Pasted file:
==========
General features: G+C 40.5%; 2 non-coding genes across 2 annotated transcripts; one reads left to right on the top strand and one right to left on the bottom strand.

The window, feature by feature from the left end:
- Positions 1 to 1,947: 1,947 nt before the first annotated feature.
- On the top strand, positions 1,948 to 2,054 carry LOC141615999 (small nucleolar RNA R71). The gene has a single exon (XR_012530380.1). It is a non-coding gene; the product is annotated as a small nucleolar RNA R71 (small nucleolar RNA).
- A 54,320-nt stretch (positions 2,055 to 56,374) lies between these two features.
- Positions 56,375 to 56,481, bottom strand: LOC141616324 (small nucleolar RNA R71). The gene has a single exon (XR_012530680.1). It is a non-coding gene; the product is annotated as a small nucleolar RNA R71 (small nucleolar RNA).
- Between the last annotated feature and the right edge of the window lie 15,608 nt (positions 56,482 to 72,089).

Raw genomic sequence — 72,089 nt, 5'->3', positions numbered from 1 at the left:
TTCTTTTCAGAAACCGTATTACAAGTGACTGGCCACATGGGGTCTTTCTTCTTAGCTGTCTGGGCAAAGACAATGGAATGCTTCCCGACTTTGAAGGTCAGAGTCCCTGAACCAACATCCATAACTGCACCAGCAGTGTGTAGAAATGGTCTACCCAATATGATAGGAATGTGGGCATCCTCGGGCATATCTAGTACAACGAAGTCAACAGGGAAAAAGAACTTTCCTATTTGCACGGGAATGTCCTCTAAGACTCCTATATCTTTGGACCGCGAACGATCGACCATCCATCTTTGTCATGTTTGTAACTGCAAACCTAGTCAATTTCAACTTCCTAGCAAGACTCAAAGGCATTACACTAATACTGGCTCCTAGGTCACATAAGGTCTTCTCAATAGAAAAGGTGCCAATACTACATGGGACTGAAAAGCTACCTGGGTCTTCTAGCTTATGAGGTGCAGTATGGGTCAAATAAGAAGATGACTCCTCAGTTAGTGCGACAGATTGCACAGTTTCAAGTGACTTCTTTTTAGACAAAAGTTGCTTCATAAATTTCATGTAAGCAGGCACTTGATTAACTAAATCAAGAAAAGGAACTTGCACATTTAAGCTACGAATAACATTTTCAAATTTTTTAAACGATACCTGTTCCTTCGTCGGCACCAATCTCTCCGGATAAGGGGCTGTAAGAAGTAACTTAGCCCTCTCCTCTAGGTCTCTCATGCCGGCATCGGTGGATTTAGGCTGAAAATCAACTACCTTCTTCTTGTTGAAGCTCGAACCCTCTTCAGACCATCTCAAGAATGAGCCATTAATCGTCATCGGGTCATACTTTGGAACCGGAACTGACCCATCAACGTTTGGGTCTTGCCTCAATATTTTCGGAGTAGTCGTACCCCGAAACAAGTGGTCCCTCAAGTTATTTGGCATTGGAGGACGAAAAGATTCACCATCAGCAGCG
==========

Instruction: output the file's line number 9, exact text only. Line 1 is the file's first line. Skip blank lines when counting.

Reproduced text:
TTCTTTTCAGAAACCGTATTACAAGTGACTGGCCACATGGGGTCTTTCTTCTTAGCTGTCTGGGCAAAGACAATGGAATGCTTCCCGACTTTGAAGGTCAGAGTCCCTGAACCAACATCCATAACTGCACCAGCAGTGTGTAGAAATGGTCTACCCAATATGATAGGAATGTGGGCATCCTCGGGCATATCTAGTACAACGAAGTCAACAGGGAAAAAGAACTTTCCTATTTGCACGGGAATGTCCTCTAAGACTCCTATATCTTTGGACCGCGAACGATCGACCATCCATCTTTGTCATGTTTGTAACTGCAAACCTAGTCAATTTCAACTTCCTAGCAAGACTCAAAGGCATTACACTAATACTGGCTCCTAGGTCACATAAGGTCTTCTCAATAGAAAAGGTGCCAATACTACATGGGACTGAAAAGCTACCTGGGTCTTCTAGCTTATGAGGTGCAGTATGGGTCAAATAAGAAGATGACTCCTCAGTTAGTGCGACAGATTGCACAGTTTCAAGTGACTTCTTTTTAGACAAAAGTTGCTTCATAAATTTCATGTAAGCAGGCACTTGATTAACTAAATCAAGAAAAGGAACTTGCACATTTAAGCTACGAATAACATTTTCAAATTTTTTAAACGATACCTGTTCCTTCGTCGGCACCAATCTCTCCGGATAAGGGGCTGTAAGAAGTAACTTAGCCCTCTCCTCTAGGTCTCTCATGCCGGCATCGGTGGATTTAGGCTGAAAATCAACTACCTTCTTCTTGTTGAAGCTCGAACCCTCTTCAGACCATCTCAAGAATGAGCCATTAATCGTCATCGGGTCATACTTTGGAACCGGAACTGACCCATCAACGTTTGGGTCTTGCCTCAATATTTTCGGAGTAGTCGTACCCCGAAACAAGTGGTCCCTCAAGTTATTTGGCATTGGAGGACGAAAAGATTCACCATCAGCAGCG